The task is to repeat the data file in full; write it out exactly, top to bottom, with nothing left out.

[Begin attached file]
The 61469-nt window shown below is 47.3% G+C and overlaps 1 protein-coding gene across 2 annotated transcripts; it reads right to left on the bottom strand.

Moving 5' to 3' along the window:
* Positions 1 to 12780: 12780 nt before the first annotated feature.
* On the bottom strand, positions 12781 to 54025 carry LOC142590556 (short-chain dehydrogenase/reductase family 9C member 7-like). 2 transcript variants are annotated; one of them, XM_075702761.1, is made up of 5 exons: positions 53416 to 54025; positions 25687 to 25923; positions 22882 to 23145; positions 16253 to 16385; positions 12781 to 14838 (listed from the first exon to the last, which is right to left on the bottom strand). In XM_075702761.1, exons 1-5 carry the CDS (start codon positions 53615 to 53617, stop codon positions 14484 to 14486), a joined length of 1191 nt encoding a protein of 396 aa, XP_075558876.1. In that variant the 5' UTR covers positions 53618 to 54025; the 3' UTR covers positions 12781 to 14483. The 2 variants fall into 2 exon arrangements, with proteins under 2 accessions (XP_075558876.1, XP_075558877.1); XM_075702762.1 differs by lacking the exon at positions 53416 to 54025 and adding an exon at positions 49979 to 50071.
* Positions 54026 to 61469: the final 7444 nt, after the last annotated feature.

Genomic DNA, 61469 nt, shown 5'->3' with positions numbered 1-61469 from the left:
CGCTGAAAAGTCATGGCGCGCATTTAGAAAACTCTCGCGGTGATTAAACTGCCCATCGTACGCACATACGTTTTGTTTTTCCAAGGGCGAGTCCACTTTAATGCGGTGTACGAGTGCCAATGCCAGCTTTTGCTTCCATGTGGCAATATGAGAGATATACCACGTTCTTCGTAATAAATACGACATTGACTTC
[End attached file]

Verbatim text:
The 61469-nt window shown below is 47.3% G+C and overlaps 1 protein-coding gene across 2 annotated transcripts; it reads right to left on the bottom strand.

Moving 5' to 3' along the window:
* Positions 1 to 12780: 12780 nt before the first annotated feature.
* On the bottom strand, positions 12781 to 54025 carry LOC142590556 (short-chain dehydrogenase/reductase family 9C member 7-like). 2 transcript variants are annotated; one of them, XM_075702761.1, is made up of 5 exons: positions 53416 to 54025; positions 25687 to 25923; positions 22882 to 23145; positions 16253 to 16385; positions 12781 to 14838 (listed from the first exon to the last, which is right to left on the bottom strand). In XM_075702761.1, exons 1-5 carry the CDS (start codon positions 53615 to 53617, stop codon positions 14484 to 14486), a joined length of 1191 nt encoding a protein of 396 aa, XP_075558876.1. In that variant the 5' UTR covers positions 53618 to 54025; the 3' UTR covers positions 12781 to 14483. The 2 variants fall into 2 exon arrangements, with proteins under 2 accessions (XP_075558876.1, XP_075558877.1); XM_075702762.1 differs by lacking the exon at positions 53416 to 54025 and adding an exon at positions 49979 to 50071.
* Positions 54026 to 61469: the final 7444 nt, after the last annotated feature.

Genomic DNA, 61469 nt, shown 5'->3' with positions numbered 1-61469 from the left:
CGCTGAAAAGTCATGGCGCGCATTTAGAAAACTCTCGCGGTGATTAAACTGCCCATCGTACGCACATACGTTTTGTTTTTCCAAGGGCGAGTCCACTTTAATGCGGTGTACGAGTGCCAATGCCAGCTTTTGCTTCCATGTGGCAATATGAGAGATATACCACGTTCTTCGTAATAAATACGACATTGACTTC